SAN MARCOS, Texas (KXAN) — Some of the best hostage negotiators in the country are on Texas State University’s campus this week. They’re training and competing in the 33rd Annual Competition and Seminar for Crisis Negotiations.

This year, 29 teams are taking part. They are each tasked with solving real-world hostage situations.

The scenarios aren’t real but they’re made to feel like they are. The actors in the exercises are Texas State University students.

Judges evaluate the groups, give them feedback and rank them. They come from all over the world, but the Hays County Crisis Negotiation Team didn’t have to travel far.

  • The Hays County team participates in a hostage negotiation competition at Texas State University (KXAN Photo/Sarah Al-Shaikh)
  • The Hays County team participates in a hostage negotiation competition at Texas State University (KXAN Photo/Sarah Al-Shaikh)
  • The Hays County team participates in a hostage negotiation competition at Texas State University (KXAN Photo/Sarah Al-Shaikh)
  • The Hays County team participates in a hostage negotiation competition at Texas State University (KXAN Photo/Sarah Al-Shaikh)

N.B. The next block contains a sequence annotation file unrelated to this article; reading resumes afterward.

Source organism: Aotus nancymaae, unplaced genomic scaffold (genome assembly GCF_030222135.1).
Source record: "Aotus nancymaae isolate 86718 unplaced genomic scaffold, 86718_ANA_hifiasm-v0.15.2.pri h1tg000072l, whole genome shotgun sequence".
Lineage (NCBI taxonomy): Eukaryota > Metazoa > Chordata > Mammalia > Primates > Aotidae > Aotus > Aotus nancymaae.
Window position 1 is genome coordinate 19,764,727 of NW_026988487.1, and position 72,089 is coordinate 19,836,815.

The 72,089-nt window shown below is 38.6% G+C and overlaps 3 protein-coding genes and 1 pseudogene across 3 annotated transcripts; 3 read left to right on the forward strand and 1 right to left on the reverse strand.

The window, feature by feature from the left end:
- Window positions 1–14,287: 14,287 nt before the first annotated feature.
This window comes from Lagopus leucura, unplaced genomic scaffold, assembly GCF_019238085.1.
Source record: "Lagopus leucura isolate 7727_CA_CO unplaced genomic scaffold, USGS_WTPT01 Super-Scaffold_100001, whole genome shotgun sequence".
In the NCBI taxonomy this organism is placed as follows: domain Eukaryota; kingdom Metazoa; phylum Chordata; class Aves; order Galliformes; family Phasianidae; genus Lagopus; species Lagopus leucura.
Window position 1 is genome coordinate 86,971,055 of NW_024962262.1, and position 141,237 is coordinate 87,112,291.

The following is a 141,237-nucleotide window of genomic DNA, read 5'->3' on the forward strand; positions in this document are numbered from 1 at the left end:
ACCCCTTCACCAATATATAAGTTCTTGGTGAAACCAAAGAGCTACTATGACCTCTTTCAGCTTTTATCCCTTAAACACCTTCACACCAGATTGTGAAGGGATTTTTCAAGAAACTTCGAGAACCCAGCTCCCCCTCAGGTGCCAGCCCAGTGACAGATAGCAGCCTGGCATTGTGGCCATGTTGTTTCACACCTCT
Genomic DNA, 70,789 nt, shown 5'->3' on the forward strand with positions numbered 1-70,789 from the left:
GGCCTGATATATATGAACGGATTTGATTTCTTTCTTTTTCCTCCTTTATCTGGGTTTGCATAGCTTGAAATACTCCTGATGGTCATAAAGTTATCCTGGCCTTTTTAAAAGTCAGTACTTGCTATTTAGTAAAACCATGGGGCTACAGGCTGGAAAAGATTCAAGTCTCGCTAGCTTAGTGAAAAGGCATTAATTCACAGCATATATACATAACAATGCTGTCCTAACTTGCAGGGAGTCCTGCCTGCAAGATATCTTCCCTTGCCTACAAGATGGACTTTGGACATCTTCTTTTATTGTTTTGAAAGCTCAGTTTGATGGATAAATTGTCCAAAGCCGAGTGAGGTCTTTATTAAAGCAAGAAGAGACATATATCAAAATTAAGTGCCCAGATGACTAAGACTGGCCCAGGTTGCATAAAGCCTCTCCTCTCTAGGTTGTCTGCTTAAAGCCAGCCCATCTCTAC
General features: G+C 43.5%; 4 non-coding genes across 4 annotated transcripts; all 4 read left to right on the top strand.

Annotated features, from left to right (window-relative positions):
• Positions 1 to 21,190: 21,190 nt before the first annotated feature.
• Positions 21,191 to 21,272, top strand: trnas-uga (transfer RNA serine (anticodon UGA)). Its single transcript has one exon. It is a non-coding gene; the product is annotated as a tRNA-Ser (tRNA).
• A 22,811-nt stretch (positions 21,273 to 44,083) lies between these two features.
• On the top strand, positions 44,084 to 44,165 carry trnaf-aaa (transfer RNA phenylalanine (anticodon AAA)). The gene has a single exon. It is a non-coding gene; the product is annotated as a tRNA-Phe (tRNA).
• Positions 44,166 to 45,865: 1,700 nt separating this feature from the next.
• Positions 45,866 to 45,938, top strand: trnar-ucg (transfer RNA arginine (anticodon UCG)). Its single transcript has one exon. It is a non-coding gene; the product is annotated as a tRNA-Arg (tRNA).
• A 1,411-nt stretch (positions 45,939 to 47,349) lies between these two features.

• The Hays County team participates in a hostage negotiation competition at Texas State University (KXAN Photo/Sarah Al-Shaikh)

“Work on teamwork, work on our active listening skills, and ultimately resolve the situation peacefully,” Hays County Deputy Garrett Dominguez said.

Dominguez said this training is just one way they prepare.

“I believe last year we had around 20 callouts. A lot of them are what we call barricaded subjects. We did have a couple of hostage situations,” he said.

First-time crisis negotiator Antoine Linsey admitted to getting frustrated at times. “Sometimes you want to just hang up the phone yourself,” he said.

But Linsey believes this will better prepare him for the real thing.

“Keeping them on the phone, figuring out anything they need, if anyone’s hurt,” Linsey said.

Hays County ranked second last year so they’re vying for the top spot this time around. But beyond the scores, they said the real prize is the experience.

“They really try to raise our stress levels and really test us,” Dominguez said.